Does Shahid Kapoor’s assertion that women should be responsible for fixing men in marriage hold any truth, or is he still influenced by his role as “Kabir Singh”?
In our modern society, it is important to critically question traditional gender roles and expectations. One such expectation is the assumption that “wives should bear the responsibility for their husbands’ shortcomings and mistakes.” Are wives really responsible for their messed-up husbands? This extremely hard-core belief eternalizes an unfair burden on women and damages their mechanism.
Aurat apna sab chor kar dusre ghar jaati hai, we’ve seen this, always, as this is the tradition. And after that huge sacrifice, a woman is expected to fix the messed up husband too. Why? Why does society expect a woman to do so, why can’t men do that themselves? We all are independent individuals in this world, right? When will men learn to fix themselves independently, When will men learn to fix their unacceptable habits, their raging behavior, their misogyny, and their abusive treatment towards women?
According to Hindustan Times, Shahid Kapoor stated a controversial remark about marriage in a recent interview with Film Companion. Kapoor, who has been married to Mira Rajput since 2015, suggested that women enter a man’s life with the intention of “fixing” him. Let’s not forget that Kapoor married her when she was just 20 and he was 34. Did his wife really “fix” him when he was a grown man even though he was older and was responsible for his behaviors?
When questioned about his views on marriage, Kapoor stated:
The essence of marriage is that a guy is messed up, and a woman comes into his life to fix him. Subsequently, his journey is all about being fixed and transforming into a decent person. Essentially, that’s what life is all about.
So is that the reason moms are marrying their sons off to sati savitri bahus who can fix their sons as the mothers failed to do so?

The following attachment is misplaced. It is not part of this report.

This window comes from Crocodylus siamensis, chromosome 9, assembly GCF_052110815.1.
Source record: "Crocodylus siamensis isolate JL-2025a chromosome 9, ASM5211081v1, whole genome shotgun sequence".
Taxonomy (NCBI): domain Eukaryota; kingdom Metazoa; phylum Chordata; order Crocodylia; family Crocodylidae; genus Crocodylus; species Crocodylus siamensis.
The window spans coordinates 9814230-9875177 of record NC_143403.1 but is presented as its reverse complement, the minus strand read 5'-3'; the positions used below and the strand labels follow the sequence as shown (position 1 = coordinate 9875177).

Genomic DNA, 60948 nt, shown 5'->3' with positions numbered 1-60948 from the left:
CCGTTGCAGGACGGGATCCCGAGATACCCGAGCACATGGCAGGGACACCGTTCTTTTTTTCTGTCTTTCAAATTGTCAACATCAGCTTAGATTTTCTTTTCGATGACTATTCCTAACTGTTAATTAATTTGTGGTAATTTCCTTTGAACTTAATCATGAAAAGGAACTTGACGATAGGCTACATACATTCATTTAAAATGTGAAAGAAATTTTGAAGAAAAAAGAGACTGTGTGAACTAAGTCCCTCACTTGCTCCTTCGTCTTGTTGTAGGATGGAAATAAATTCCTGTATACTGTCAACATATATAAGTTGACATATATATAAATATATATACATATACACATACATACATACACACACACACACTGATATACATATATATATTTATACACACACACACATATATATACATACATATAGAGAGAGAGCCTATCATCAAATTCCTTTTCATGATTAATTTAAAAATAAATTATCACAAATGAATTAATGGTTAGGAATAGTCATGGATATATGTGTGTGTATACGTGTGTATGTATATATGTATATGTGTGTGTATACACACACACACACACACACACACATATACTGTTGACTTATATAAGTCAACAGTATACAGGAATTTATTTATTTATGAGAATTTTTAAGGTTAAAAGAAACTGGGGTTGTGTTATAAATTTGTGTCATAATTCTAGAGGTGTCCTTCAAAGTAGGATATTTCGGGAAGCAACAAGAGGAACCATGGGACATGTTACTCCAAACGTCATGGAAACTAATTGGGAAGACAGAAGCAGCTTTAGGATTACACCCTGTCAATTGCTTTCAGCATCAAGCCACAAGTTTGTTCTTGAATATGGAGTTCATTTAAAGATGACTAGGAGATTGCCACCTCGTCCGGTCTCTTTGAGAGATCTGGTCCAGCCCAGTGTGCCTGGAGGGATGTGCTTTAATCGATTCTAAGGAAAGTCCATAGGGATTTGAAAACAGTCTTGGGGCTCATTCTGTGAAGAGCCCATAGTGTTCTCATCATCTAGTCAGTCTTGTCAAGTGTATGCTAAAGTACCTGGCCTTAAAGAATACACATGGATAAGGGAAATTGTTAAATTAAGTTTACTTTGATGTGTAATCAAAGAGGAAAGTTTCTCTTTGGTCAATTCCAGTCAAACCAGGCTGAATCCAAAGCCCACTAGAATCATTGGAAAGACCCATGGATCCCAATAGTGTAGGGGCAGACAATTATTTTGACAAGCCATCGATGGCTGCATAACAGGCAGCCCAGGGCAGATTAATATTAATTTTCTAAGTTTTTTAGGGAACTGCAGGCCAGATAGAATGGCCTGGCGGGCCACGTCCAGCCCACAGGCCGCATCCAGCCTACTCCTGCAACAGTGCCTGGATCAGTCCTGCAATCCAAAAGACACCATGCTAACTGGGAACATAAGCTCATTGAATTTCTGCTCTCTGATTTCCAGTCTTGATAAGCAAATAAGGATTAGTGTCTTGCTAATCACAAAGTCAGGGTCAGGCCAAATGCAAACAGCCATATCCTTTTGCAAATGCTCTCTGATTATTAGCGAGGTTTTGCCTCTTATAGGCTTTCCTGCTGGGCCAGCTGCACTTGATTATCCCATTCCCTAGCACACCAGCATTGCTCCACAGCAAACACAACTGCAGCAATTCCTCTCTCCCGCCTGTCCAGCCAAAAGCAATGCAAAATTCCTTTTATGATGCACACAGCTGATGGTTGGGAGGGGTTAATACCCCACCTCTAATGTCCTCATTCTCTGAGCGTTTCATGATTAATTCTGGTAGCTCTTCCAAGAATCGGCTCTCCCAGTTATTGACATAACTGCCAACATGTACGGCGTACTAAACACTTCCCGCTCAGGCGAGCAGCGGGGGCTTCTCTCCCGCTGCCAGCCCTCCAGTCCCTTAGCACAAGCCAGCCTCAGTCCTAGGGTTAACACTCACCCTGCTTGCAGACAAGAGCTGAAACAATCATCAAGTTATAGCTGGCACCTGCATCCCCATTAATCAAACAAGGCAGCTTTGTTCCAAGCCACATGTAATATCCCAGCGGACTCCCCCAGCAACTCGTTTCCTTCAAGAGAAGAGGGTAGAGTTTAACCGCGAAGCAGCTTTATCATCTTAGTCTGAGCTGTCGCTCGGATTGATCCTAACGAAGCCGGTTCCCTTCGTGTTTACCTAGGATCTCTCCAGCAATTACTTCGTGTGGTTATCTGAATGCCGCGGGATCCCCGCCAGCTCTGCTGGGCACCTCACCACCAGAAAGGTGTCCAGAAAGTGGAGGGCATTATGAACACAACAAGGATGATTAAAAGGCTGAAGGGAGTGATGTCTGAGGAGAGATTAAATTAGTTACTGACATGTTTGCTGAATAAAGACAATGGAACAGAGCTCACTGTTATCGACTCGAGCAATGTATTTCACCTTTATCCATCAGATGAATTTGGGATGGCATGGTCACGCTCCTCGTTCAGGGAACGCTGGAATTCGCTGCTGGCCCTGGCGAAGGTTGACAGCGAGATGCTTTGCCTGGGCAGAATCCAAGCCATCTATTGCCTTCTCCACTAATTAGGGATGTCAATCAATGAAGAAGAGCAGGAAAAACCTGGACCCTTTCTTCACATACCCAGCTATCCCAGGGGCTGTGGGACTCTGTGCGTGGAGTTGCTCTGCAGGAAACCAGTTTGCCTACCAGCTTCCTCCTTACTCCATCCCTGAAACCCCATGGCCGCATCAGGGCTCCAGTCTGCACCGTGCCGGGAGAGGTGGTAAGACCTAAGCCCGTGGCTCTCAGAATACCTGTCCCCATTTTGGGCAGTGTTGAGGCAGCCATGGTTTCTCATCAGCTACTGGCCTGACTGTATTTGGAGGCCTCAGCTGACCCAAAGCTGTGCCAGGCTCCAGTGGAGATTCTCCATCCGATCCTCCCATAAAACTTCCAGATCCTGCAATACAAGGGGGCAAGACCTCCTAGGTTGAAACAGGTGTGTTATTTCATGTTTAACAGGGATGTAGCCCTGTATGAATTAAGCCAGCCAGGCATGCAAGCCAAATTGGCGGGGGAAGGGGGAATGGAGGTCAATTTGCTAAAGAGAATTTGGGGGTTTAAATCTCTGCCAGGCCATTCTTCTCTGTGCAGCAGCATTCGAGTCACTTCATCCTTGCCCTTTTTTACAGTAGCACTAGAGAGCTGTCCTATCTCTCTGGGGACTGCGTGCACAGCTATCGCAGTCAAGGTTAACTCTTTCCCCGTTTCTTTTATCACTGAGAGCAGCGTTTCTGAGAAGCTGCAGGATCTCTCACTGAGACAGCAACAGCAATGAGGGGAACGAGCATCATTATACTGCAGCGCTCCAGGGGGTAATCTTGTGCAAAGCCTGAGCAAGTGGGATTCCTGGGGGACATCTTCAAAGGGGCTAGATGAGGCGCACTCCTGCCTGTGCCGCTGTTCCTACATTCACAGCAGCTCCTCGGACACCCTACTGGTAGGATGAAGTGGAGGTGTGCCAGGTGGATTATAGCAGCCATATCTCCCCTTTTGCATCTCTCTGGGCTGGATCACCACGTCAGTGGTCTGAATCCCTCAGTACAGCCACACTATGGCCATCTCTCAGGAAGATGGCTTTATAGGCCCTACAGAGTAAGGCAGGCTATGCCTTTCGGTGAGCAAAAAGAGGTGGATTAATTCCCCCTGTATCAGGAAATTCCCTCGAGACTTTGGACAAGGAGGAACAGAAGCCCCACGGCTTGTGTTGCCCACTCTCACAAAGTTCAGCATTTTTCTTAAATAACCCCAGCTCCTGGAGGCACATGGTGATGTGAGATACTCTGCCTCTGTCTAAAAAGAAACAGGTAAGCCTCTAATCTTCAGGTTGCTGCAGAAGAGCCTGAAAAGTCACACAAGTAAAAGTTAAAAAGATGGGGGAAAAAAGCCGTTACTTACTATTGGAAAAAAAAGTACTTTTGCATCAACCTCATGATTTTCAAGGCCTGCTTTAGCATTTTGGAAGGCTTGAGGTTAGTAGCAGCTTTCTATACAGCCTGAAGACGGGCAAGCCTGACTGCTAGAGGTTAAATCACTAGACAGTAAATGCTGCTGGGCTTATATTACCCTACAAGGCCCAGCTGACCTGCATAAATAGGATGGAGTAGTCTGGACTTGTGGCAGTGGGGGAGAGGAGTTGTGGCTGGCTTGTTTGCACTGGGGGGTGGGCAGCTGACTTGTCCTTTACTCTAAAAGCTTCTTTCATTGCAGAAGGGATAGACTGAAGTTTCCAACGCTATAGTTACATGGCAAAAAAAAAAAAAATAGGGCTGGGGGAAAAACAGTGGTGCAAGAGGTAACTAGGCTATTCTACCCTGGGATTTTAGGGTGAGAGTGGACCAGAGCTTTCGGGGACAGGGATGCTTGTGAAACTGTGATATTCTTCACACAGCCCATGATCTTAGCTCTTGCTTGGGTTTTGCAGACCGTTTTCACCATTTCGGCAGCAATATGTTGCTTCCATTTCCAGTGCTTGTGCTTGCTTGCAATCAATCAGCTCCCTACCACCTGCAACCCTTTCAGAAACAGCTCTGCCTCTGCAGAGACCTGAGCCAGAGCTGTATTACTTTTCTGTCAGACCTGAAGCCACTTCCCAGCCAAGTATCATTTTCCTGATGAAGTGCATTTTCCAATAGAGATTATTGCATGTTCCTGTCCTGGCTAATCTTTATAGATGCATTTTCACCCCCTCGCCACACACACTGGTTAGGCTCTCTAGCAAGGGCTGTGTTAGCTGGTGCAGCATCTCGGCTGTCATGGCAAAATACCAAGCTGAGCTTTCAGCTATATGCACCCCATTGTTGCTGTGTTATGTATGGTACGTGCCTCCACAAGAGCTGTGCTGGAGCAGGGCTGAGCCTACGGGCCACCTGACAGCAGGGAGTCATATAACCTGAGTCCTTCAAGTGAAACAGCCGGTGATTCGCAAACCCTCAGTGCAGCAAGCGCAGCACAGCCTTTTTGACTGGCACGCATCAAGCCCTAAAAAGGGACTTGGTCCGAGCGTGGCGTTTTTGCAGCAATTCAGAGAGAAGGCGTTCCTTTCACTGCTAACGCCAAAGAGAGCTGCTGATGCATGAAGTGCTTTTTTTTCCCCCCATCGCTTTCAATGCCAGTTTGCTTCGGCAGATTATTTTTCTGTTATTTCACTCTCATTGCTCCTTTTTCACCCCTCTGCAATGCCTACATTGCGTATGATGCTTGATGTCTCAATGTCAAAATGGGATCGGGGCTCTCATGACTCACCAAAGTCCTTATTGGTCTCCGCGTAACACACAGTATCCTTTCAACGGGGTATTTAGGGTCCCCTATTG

It is unjust and unrealistic to place the responsibility of “fixing” a partner solely on women within a marriage. A healthy and successful marital relationship should be founded on equality, mutual support, and personal growth for both individuals. It is not a woman’s inherent responsibility to nurse or repair a grown man. One user expressed their opinion, stating:
Many people find it cliché and unromantic to expect a girl to fix a ‘broken’ guy. Such a tired trope.
Another user called Kapoor out for embodying a character he portrayed, saying:
I understand you played Kabir Singh, but you don’t have to continue behaving like that.
When a woman is messed-up, or had a traumatic childhood, or doesn’t know how to cook well as she was a career-oriented woman, the susral walay end up saying that:
larki ko maa ne kuch nai sikhaya!
And they expect her to get better at the housework. Similarly, when a man is messed up, why isn’t he expected to get better and fix himself independently.
Uskay liye bahu lanay ki zarurat kuin parhti hai?
Why is the woman being expected or being told to fix the husband?
Blaming wives alone for their husbands’ actions is rooted in gender stereotypes, which relegate women to submissive roles focused on maintaining the household and catering to their husbands. This viewpoint ignores the freedom and independence of both partners in a marriage. It’s crucial to recognize that individuals are responsible for their own choices and actions, regardless of their marital status.
The expectation that wives should be responsible for their messed-up husbands is an outdated and unjust concept that perpetuates gender inequality and restricts personal growth. Marriages should be based on shared responsibility, mutual support, and open communication. It is time to challenge these gender stereotypes and promote an equitable understanding of responsibility within marriages.